Sunday, July 27, 2008

On credit reporting companies

A good credit history is one of the most important assets in the US. Upon arrival to California, several friends recommended me to get a Shell (pre-paid) or Macy's credit card to build up a credit history. Without a good credit history, getting a credit card is difficult and getting a loan is impossible. All your credit history is collected by one of three major companies: Experian, TransUnion and Equifax. Companies can then contact these companies before granting you credit.

It's ironic that you need a loan or credit card to start building a good credit. I have always been averse to debt: first you save, then you buy. I don't buy on credit, and every credit card bill is paid in full every month. I might not be the best customer for the credit card companies, but haven't had any issue with my credit history (and I don't have a garage full of gadgets or impulsive buys).

Recently, after the outsourced HR of my wife's company reported stolen personal data, I added 90-day fraud alerts on both our credit reports. I added the first 90-day fraud alert with Equifax. The webpage stated I didn't need to contact the other two compabies. They would take care of this.

Since then, I have received letters from both TransUnion and Experian: "We were unable to complete your request ... please provide us more information". Obviously, the request from Equifax to add a 90-day fraud alert was lacking some information. I went to the Experian website and provide the missing information: it was my address, my social security number and my birthdate.

Hold on a second! Our car purchase, our home purchase, even perhaps a future student loan for my kids depends on these companies and these bozos can't even transfer a little piece of data among each other?

Vote for Marco Zaldivar!

A few years ago, I wrote about my ideal cellphone specs. The list of requirements is still very true, except for a cheap data-plan and great battery life. The last requirement puts the latest iPhone or any 3G phone for that matter on the black list. This was especially so after watching Charlie Rose's discussion on the iPhone 3G.

Item 7 on my original list was "Free incoming SMS". I am not a frequent SMS'er. I can count the number of SMS messages I sent this year on two hands. I do receive tens of SMS messages per day, most of them from webservices. When our Salesforce email-to-case daemon acts up, I get an SMS message alerting me. When I need to attend a meeting, Google Calendar sends me an SMS. When an item on my todo list is due, RememberTheMilk sends me an SMS message. Luckily I am using an inflation protected cheapo plan from AT&T Wireless (now Cingular): it includes free incoming SMS messages.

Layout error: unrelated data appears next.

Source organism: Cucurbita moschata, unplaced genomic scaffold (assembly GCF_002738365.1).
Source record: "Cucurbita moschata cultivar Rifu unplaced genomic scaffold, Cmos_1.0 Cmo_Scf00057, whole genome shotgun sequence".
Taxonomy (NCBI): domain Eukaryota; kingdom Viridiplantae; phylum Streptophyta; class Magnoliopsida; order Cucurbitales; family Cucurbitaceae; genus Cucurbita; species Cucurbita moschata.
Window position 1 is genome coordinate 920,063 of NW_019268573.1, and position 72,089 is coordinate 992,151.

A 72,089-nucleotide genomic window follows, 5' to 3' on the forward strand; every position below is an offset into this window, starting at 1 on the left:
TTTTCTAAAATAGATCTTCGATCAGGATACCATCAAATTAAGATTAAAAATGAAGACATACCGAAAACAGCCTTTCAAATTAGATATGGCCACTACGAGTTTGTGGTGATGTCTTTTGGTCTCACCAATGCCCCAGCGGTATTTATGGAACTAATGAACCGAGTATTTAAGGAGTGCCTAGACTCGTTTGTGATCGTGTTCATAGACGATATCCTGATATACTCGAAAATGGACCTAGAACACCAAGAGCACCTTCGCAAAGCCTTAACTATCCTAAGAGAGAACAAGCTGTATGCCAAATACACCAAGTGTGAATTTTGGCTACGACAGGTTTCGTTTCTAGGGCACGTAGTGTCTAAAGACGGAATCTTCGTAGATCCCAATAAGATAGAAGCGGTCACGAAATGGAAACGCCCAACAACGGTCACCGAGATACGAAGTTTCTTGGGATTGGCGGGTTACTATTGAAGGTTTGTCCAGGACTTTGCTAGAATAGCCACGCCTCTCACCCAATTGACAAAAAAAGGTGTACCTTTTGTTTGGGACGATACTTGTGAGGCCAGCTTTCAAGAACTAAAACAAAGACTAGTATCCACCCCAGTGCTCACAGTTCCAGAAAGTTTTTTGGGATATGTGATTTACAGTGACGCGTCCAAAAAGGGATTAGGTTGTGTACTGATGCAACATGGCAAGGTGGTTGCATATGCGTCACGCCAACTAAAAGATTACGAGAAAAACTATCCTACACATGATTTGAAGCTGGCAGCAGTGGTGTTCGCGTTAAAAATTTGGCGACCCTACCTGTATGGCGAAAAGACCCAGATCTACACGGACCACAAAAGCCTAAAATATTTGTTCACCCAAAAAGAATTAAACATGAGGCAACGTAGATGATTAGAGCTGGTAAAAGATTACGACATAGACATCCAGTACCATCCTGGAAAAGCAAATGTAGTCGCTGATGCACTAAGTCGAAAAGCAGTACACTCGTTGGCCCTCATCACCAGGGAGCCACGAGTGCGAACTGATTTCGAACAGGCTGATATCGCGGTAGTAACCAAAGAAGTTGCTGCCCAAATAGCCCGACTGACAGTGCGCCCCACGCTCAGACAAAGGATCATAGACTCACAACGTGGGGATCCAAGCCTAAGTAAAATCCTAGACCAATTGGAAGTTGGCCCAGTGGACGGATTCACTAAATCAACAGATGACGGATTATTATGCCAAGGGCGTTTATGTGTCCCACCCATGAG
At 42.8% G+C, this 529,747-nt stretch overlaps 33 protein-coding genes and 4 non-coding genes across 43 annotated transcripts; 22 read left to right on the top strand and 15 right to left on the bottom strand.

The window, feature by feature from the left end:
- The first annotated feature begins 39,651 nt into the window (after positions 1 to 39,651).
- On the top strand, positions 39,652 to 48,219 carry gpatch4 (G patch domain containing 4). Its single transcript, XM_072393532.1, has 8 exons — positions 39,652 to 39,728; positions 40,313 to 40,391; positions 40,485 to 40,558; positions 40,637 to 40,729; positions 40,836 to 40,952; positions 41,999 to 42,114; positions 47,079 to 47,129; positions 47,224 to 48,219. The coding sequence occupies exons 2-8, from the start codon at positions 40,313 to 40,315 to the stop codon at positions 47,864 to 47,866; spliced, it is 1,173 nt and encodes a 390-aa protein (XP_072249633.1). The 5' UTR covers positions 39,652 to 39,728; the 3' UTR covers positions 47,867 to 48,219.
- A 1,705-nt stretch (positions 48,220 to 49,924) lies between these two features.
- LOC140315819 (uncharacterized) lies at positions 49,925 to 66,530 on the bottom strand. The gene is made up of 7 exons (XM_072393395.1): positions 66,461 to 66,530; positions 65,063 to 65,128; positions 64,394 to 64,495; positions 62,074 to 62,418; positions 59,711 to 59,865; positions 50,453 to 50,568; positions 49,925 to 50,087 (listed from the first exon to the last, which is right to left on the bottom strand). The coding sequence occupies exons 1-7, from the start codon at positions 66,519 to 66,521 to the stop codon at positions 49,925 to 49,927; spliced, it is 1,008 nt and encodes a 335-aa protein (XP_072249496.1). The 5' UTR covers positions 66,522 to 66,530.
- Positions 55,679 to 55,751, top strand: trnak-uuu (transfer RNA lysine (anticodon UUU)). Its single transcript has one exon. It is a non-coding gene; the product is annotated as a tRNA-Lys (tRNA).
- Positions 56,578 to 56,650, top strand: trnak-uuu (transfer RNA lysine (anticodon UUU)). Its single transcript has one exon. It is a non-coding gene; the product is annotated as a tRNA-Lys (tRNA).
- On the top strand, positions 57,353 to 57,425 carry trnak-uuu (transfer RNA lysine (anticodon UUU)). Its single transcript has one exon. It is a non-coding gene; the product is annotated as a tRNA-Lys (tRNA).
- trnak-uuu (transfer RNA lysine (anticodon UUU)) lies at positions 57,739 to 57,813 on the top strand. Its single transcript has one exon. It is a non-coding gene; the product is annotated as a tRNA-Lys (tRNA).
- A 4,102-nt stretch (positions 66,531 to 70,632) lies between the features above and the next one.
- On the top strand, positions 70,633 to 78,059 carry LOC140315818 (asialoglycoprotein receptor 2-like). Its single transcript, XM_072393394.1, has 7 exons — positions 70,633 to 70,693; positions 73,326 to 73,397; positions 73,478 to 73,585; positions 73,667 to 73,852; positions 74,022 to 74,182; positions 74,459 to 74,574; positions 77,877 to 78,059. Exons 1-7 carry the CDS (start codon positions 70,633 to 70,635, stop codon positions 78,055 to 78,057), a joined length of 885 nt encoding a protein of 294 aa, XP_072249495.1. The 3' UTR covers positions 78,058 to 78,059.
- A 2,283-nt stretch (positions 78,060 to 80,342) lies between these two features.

When I heard from a friend using Virgin Mobile that he had to pay for incoming SMS messages, I couldn't believe it. That had to be illegal since you can not control receiving an SMS message. Every time you received a message, even if you did not open or read it, you are charged. So you might end up with a $500 cellphone bill for something you have no control over. You gotta be kidding. Sadly, no, he wasn't. Gotcha Capitalism!

Finally somebody is taking action against such practices. His name is Marco Zaldivar. Red Tape Chonicles' Bob Sullivan discusses the case in a recent blog post, "T-Mobile Sued over 'Mandatory' Text Fees".
T-Mobile USA, Inc., a subsidiary of Deutsche Telekom AG, lost an important ruling earlier this week when a U.S. District Court judge denied its motion to dismiss a lawsuit filed by a group of disgruntled T-Mobile subscribers, claiming the Bellevue-based company charges them -- and millions of T-Mobile customers -- for unsolicited text messages.
The article has a couple of great tips when it comes to handling text messages. The one about "premium text messages" caught my eye:
Even with an unlimited plan, you can still end up paying a lot for text messages – so-called “premium text messages” -- which can cost $1-$10 each. These are texts sent to or from special subscription services, like dating services. One consumer who wrote to Red Tape found himself on the long end of a $10,000 bill not long ago. Even if you use text messaging, you should consider calling your carrier and asking that premium texting be disabled.
Why would I ever want to give up my current cellphone plan? It is cheap, inflation-proof, free cellphone calls after 7PM (not after 9PM), free mobile-to-mobile and has free incoming SMS. If I ever decided to go for a data-enabled phone, I might just get a phone with only a dataplan and keep my current cellphone.

Sunday, July 13, 2008

Travel tips at Dulles Airport

For the third time in nearly as many weeks, I found myself in Washington Dulles Airport. This time I learned two new traveling tips:

(1) If you want to hop onto an earlier flight, make sure your luggage gets transferred to the new flight at least 2 hours prior to take off. Or if you come from abroad, make the change right after customs, right before you enter your luggage back into the hands of the airline.